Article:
Characterization of Shape Memory Polymer Foam: Biocompatibility, Visualization and Hemodynamic Interactions
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Cerebral aneurysms are unstable localized dilations of an artery wall located in the vasculature of the brain that are susceptible to rupture. Current treatments of aneurysms, both surgical and endovascular, involve isolation of the weakened area of artery from the rest of the vasculature. However, current filling methods do not result in optimal healing. Therefore, we are developing an alternative filling method using shape memory polymer (SMP) foams. This dissertation addresses multiple post processing methods and characterization of these SMP foams. The goals for characterizations addressed include 1) microstructure, 2) radio-opacity, 3) biocompatibility, 4) mechanical reticulation, 5) flow visualization via magnetic resonance imaging and 6) permeability measurements. The microstructure of the SMP foams was imaged via micro-computed tomography imaging methods at high resolution, 4 μm/voxel. At this resolution we were able to resolve membranes, struts and obtain 3D models of the foam for computational fluid dynamic simulations. Histogram data of average pore cells sizes in multiple axes were also measured. It was shown that these materials are anisotropic and heterogeneous. Increased radio-opacity via loading methods resulted in x-ray based visualization of devices made of these materials during endovascular implantation. The addition of high-z element particulates for radio-opacity resulted in a stronger or composite version of the material. It was shown that these shape memory polymer foams were biocompatible when implanted in a porcine aneurysm model. The implants elicited healing, were completely isolated from the parent vessel and covered with a complete endothelial cell layer at ninety days. A non-destructive mechanical reticulation device was made to puncture the membranes of the foams and thereby increase flow permeation. The permeability, or pressure drop induced by the samples was measured. Permeability results showed that with the increased amount of mechanical reticulation resulted in increased permeability of these materials. Flow visualization within the samples was achieved via MRI at sub pore cell resolution. All of this research aids in not only the understanding but also the development of these materials as a viable medical device for the treatment of intracranial aneurysms and other vascular applications.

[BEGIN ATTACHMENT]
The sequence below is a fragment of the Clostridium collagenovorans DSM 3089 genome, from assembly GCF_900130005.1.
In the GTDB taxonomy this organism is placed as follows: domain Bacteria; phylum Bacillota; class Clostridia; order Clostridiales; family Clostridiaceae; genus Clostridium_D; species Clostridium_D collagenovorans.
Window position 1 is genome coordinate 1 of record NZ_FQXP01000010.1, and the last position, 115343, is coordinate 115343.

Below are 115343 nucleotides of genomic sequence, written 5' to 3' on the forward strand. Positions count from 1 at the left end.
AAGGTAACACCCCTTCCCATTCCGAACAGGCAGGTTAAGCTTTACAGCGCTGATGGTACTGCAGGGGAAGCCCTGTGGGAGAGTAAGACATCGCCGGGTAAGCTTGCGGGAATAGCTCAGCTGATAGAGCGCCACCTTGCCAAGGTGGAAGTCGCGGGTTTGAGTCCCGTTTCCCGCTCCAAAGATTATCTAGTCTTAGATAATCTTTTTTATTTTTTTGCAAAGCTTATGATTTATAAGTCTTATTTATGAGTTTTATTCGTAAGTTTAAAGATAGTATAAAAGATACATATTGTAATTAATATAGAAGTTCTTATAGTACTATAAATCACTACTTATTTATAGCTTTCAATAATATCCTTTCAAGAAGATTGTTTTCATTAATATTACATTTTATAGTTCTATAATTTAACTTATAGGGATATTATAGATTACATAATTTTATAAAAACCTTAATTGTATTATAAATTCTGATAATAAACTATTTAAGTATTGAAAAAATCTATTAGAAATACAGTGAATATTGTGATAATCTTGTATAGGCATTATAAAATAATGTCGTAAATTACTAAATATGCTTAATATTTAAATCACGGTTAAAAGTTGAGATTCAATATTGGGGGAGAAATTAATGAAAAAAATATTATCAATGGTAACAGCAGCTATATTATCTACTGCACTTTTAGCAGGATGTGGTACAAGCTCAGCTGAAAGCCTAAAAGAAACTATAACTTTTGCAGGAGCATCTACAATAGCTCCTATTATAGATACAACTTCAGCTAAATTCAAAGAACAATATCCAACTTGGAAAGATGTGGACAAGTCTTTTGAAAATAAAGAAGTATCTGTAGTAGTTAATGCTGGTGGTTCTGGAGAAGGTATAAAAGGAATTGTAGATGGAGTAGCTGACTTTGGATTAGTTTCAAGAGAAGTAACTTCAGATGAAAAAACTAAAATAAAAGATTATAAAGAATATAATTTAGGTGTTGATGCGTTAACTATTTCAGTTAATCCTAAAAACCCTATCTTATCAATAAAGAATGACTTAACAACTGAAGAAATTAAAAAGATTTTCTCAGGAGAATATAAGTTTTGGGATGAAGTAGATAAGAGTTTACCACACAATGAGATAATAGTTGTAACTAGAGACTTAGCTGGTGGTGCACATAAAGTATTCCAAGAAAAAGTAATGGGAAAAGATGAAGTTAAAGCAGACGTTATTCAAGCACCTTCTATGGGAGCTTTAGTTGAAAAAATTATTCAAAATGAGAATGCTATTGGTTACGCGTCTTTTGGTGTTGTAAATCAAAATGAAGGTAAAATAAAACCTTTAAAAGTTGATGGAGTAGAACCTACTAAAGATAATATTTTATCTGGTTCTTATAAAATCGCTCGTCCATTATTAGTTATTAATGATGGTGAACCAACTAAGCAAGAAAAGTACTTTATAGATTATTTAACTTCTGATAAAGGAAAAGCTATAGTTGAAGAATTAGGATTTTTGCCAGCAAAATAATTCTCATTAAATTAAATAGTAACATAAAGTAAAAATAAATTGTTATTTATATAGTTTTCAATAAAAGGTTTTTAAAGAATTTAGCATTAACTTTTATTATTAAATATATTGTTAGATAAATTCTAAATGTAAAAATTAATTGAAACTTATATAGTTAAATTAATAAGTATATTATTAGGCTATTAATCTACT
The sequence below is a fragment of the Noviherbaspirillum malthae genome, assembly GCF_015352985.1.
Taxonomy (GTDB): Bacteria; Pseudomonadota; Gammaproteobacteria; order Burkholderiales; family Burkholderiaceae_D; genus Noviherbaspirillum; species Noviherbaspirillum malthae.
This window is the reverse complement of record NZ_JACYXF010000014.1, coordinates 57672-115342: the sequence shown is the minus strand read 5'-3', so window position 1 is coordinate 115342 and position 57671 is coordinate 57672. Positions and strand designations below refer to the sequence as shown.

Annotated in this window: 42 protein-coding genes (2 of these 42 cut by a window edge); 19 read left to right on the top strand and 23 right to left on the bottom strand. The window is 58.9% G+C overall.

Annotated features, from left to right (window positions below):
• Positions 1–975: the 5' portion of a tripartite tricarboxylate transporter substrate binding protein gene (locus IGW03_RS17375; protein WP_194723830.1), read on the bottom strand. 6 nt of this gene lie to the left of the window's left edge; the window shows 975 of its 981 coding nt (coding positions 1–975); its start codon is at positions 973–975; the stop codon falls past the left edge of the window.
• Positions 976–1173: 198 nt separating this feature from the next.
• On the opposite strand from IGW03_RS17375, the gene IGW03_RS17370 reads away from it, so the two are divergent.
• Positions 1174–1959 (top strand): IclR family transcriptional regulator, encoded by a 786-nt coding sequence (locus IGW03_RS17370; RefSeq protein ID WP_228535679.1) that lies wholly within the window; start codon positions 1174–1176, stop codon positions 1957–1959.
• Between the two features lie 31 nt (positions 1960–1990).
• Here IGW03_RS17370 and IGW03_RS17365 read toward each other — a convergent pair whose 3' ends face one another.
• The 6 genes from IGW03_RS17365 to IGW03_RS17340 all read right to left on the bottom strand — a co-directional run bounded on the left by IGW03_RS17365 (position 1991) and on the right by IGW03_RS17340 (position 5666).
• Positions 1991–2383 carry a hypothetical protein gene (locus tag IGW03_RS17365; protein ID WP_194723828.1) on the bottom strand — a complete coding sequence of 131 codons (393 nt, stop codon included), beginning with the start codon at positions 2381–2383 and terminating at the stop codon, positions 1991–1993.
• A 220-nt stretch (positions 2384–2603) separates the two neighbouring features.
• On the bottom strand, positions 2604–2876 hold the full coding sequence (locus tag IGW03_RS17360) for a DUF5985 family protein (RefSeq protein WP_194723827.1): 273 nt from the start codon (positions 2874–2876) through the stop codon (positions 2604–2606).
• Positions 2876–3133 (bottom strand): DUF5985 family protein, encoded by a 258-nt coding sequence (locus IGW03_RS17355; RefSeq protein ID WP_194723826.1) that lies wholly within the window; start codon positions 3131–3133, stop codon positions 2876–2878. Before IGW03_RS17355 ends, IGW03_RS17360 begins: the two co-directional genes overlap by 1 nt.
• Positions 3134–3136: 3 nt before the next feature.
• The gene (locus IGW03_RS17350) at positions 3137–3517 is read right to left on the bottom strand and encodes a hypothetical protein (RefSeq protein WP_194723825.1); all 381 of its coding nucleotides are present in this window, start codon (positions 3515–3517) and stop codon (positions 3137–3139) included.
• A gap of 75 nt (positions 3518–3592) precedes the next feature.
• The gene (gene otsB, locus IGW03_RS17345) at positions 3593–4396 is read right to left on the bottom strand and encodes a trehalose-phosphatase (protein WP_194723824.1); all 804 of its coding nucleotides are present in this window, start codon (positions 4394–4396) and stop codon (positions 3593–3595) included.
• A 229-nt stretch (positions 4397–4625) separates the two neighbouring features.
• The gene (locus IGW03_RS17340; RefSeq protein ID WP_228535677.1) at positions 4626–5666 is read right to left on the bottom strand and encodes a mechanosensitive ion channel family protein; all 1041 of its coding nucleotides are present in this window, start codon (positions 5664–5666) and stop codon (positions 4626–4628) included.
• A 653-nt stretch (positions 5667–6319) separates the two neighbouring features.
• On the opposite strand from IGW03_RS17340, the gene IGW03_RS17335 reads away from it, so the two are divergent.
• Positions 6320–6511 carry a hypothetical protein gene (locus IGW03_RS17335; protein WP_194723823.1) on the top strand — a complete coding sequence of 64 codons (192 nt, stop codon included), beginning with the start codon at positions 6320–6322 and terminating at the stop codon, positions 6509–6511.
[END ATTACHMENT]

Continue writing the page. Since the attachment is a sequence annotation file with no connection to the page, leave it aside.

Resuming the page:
Rodriguez, Jennifer Nicole (2014). Characterization of Shape Memory Polymer Foam: Biocompatibility, Visualization and Hemodynamic Interactions. Doctoral dissertation, Texas A & M University. Available electronically from